By Hillel Aron
By Joseph Tsidulko
By Patrick Range McDonald
By David Futch
By Hillel Aron
By Dennis Romero
By Jill Stewart
By Dennis Romero
William Devane is missing. Ron Spears, organizer of the Salton Sea Centennial celebration earlier this month, is making a plea over the sound system for the actor and advertised MC of the event to please come forward. No response. Congresswoman Mary Bono is also a no-show.
“There goes my dinner date,” quips the bearded man behind me in the small crowd at the Salton City Beach Marina.
Even the Torrez-Martinez Indians are MIA, possibly still celebrating this morning’s opening of a new tribe-run travel center, with showers and Laundromat for truckers, and “Native” baseball caps for sale. Earlier, before a crowd of locals who turned up for the blessing of the truck stop on Highway 86, tribal-council member Al Loya, with his back to the sea, spoke about the tribe’s dream — not a Martin Luther King Jr.–like hope for racial harmony or world peace, but a casino, glittering in the future to the left of the gas pumps. The elderly audience, in visors and suspenders, nodded their approval, even though most of them won’t likely live to see the first slot machine cha-ching out a pile of quarters. But the Torres-Martinez have time on their side. They’ve been here for 3,000 years. The Salton Sea’s a blue-eyed toddler at 100.
Back at the centennial celebration, Ingrid Vigeant, an artist resplendent in a Guatemalan huipil,has her own dream. She envisions an art colony in Salton City. She plans on building a pyramid out of compacted straw bales, which she touts as earthquake- and fire-resistant, important qualities in an area rife with fault lines and meth labs. At night, she says, the pyramid will be covered with glow sticks. “We need to create a beautiful, unique community and set an example of living with our environment.”
Vigeant’s vision won’t be easy to achieve. It’s true that only a few hours before, I’d been soaking in a hot tub at Hacienda Hot Springs Inn, one of the groovy new boutique hotels turning Desert Hot Springs from tweaker-ville to a spa destination. But the Salton Sea doesn’t seem ready for a similar revival, with its abandoned trailers and motels — unless you count Ray and Carol’s four-room place in Salton City or the six-room B and B Motel in Bombay Beach, where a few years back I found an empty bottle of Night Train under the bed instead of the more traditional chocolate on my pillow.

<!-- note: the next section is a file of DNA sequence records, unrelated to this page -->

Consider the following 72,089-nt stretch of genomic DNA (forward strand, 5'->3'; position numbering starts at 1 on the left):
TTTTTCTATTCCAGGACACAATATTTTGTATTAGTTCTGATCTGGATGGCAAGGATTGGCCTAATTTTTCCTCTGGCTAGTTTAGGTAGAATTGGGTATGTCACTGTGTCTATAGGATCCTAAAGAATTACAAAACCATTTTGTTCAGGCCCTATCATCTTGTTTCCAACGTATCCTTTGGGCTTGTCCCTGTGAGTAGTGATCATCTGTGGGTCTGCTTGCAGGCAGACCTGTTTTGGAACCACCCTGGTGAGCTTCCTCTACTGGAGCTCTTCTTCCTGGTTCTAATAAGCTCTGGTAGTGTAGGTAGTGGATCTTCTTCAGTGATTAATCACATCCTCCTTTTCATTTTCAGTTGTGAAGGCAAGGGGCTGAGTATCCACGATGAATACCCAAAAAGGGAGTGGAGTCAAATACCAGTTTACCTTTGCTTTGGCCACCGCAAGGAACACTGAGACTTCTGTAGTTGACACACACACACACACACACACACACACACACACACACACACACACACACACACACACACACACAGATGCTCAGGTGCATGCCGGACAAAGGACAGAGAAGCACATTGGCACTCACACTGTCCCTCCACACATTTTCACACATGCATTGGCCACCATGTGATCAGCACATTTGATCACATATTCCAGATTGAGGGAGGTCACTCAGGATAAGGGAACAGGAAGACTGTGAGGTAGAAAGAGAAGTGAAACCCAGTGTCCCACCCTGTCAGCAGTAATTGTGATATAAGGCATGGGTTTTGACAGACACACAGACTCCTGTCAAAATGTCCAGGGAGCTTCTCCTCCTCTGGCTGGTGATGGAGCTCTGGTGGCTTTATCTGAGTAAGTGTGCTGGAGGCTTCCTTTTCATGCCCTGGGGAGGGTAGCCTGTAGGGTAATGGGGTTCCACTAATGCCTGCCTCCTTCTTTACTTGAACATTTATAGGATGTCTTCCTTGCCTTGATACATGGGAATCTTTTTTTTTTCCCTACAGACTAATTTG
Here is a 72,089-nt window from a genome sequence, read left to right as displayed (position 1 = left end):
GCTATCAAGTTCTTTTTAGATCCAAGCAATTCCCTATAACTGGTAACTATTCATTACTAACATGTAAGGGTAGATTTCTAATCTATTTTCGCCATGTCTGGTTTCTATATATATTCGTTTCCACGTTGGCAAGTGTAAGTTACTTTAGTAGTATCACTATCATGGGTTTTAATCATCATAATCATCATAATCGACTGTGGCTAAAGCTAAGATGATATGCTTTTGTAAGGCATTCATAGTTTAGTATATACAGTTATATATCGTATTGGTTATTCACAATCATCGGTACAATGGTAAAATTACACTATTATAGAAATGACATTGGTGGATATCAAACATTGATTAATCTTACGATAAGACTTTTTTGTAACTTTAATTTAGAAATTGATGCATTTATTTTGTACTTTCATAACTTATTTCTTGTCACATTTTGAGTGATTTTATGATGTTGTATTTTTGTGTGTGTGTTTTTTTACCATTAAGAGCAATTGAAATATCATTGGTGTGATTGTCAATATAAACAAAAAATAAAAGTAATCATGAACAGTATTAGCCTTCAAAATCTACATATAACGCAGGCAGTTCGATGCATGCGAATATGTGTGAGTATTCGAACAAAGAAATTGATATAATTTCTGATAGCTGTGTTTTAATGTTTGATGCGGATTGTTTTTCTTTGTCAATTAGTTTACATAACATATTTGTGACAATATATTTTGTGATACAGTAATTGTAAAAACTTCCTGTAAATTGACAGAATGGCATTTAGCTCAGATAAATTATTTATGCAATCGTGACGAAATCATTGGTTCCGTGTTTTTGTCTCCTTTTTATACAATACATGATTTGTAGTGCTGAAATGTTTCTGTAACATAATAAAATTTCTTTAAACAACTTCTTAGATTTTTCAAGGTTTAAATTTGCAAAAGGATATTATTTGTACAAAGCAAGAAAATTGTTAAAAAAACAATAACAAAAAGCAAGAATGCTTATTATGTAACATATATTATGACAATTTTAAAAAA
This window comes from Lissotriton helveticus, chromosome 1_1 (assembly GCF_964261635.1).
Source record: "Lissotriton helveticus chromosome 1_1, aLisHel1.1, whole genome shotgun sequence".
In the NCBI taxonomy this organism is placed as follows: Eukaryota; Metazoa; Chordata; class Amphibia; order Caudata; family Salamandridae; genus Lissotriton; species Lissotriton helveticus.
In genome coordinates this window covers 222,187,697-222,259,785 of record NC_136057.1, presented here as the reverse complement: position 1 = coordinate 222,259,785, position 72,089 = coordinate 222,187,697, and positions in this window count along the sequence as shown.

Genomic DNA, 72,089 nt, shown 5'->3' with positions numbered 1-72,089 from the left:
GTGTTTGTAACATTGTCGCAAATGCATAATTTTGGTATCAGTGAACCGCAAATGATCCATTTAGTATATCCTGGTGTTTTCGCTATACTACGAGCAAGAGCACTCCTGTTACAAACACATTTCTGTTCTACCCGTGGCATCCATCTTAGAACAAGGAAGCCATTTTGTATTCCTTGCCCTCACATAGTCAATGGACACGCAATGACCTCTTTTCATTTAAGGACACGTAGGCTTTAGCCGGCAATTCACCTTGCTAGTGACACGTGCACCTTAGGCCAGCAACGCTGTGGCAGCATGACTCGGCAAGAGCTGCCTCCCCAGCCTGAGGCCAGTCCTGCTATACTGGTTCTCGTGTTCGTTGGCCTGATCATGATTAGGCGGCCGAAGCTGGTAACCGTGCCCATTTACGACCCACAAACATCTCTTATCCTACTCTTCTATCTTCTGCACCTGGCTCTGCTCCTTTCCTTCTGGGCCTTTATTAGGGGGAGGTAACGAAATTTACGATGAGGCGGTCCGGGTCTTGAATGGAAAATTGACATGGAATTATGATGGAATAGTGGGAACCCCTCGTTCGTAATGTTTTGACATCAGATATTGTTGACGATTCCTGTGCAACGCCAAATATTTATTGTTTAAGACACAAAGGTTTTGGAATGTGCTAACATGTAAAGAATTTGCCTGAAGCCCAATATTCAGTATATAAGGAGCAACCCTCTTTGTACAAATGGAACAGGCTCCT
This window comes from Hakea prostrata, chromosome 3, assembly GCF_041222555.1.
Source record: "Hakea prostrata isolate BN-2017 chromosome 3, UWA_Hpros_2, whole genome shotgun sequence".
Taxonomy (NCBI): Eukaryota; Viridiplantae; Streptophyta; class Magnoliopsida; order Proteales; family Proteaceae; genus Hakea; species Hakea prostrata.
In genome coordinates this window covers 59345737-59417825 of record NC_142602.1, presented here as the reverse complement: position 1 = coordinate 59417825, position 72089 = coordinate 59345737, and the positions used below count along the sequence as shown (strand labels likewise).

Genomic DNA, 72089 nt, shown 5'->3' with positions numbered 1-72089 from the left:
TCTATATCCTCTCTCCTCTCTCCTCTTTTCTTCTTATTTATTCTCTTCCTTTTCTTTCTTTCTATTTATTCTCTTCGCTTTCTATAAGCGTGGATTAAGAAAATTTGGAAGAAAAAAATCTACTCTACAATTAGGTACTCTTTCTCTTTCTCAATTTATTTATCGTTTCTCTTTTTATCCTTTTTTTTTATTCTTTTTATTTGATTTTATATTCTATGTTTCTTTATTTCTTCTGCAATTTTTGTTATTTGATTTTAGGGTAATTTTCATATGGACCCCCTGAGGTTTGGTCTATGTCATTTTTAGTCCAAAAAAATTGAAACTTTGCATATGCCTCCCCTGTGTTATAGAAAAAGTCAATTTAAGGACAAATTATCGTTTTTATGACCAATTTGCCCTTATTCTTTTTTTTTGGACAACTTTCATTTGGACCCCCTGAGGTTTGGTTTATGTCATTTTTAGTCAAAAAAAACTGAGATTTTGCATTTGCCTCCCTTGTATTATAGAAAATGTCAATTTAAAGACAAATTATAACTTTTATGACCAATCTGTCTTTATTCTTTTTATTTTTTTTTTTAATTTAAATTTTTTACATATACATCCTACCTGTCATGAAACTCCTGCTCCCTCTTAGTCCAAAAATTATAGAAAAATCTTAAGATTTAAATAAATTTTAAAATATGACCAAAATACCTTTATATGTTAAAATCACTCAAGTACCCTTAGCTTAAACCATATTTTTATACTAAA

And yet Vigeant is hardly alone in her dreams. At the Marina, the Salton Sea Authority — a joint committee of the Imperial Irrigation District, the Coachella Valley Water District, and Imperial and Riverside counties — displays colored maps of its vision for the sea, the result of 10 years of studies. The authority wants to divide the sea in half, with a permanent saltwater lake at the north end and a salt sink in the south. When I ask the distracted blond lady at the Authority’s display if federal and state funding would cover the $780 million project, she appears surprised. “We’re looking for private investment.”
Oh, if only I had a few million bucks to invest in an agricultural drainage pit. Farm runoff has kept the sea from drying up into an Owens Valley dust bowl, but at the same time, the salty, nutrient-laden water is killing it. Then again, with California’s booming real estate market, maybe counting on private investment to clean up California’s largest smelly lake is not as crazy as it sounds.
“I had no idea the sea was so big and so beautiful,” my friend Mary says, gazing at 347 miles of azure water glistening enticingly under a clear desert sky. And today the sea was cooperating for its close-up. Instead of the usual stench of fish-killing algae, the gentle tang of salt infused the air. The sandy shoreline sloped down to the water free of rotting fish carcasses. I almost wanted to buy a patch of land myself and catch the no more than two fish per month it’s advisable to eat.
Over at the festivities, Ms. Salton Sea isn’t worried about the sea’s future. She has a more immediate problem: her princess. “She told me to stop drinking,” Ms. Salton Sea says, still irked. “But I only had one wine cooler.”
While the meddlesome Salton Sea princess boogies to the Johnny Meza Band, Ms. Salton Sea, in sash, clingy black dress and heels, sticks to the sidelines and reveals a possible source of the friction.
“The princess has been the contest runner-up for three years in a row at Capt’n Jim’s Lounge,” Ms. Salton Sea explains. “She wasn’t too happy I won on my first try.”
Ms. Salton Sea might be a success, but can the sea overcome its loser status to become the Riviera of the desert? Vegas might rate its chances at a million to one. But despite the odds, the sea’s survived to its 100th birthday. Who knows? Perhaps the best is yet to be.